S1M3 Genetics of Cardiopathies

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poldemann
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S1M3 Genetics of Cardiopathies
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2011-03-22 19:06:31
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S1M3 Genetics Cardiopathies medical USMLE
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S1M3 Genetics of Cardiopathies
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  1. What are the five subtypes of cardiomyopathies?
    • hypertrophic cardiomyopathy
    • dilated cardiomyopathy
    • glycogen cardiomyopathy
    • restrictive cardiomyopathy
    • arrhythmogenic right ventricular cardiomyopathy
  2. What is a very common cardiomyopathy characterized by the absence of an increased load?
    NO change in the systolic pressures but impaired dystolic function
    • Hypertrophic cardiomyopathy
    • Assymmetrical in 2/3 of cases, septum is typically where the hypertrophy is located.
  3. Hypertrophic cardiomyopathy can be thought of as a disease of what component of the cardiac muscle?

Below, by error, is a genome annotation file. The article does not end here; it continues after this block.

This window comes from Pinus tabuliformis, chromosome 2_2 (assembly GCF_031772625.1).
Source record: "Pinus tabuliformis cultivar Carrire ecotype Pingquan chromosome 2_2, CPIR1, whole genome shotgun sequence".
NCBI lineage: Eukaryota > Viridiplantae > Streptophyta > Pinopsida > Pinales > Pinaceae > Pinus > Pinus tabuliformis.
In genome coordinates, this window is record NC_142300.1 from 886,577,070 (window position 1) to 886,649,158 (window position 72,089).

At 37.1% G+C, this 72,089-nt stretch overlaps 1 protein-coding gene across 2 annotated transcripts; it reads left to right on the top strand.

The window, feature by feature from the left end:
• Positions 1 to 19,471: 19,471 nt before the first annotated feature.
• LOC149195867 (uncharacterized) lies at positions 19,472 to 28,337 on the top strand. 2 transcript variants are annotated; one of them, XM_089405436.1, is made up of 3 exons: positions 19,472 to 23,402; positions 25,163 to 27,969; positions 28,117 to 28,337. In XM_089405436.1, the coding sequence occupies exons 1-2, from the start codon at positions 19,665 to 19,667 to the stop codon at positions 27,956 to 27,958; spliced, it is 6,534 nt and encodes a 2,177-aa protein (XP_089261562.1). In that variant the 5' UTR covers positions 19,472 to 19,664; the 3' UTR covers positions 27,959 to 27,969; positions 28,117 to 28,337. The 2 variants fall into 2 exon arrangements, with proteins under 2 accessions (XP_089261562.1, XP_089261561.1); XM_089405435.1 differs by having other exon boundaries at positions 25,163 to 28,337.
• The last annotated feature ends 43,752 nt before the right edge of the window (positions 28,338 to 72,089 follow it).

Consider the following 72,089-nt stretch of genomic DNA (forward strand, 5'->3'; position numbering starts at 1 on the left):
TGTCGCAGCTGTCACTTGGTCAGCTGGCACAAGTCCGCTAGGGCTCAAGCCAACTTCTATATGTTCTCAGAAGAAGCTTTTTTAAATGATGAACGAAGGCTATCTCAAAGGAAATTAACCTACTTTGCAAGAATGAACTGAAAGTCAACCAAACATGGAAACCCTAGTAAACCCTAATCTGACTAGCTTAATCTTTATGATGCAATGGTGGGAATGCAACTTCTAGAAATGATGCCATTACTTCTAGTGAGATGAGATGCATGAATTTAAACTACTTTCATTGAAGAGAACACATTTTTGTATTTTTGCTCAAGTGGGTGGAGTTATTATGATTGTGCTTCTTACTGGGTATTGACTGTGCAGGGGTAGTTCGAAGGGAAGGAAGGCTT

• The SARCOMERE!
    • It is an immense protein (z line to z line), consisting of thick/thin filaments which needs ATP and calcium to slide by one another.
    • Also needs to be anchored by dystrophin!
  4. What are the three most common gene mutations that result in familial hypertrophic cardiomyopathy?

    KNOW THESE THREE! If someone has a thickend ventricular septal wall, they probably have one of these cardiomyopathies!
    • B-myosin heavy chain -(50%)-part of the myosin motor unit
    • Cardiac troponin T - anchors troponins to tropomyosin
    • Cardiac myosin-binding protein C-anchors myosin to titin
  5. Your familial hypertrophic cardiomyopathies are examples of what type of heterogeneity?
    locus heterogeneity!

    Which remember is a single trait or disorder that is caused by mutations to genes at different chromosomal locations.
  6. What is allelic heterogeneity?
    Different mutations at the same locus or same gene that result in the same disorder.
  7. ***Some mutations of sarcomere proteins enhance contractile function and cause hypertrophic cardiomyopathy while others reduce the production of contractile force causing __________cardiomyopathy.
    • Dilated cardiomyopathy.
    • Example of locus heterogeneity, which is mutations of different genes at different loci that cause the same condition.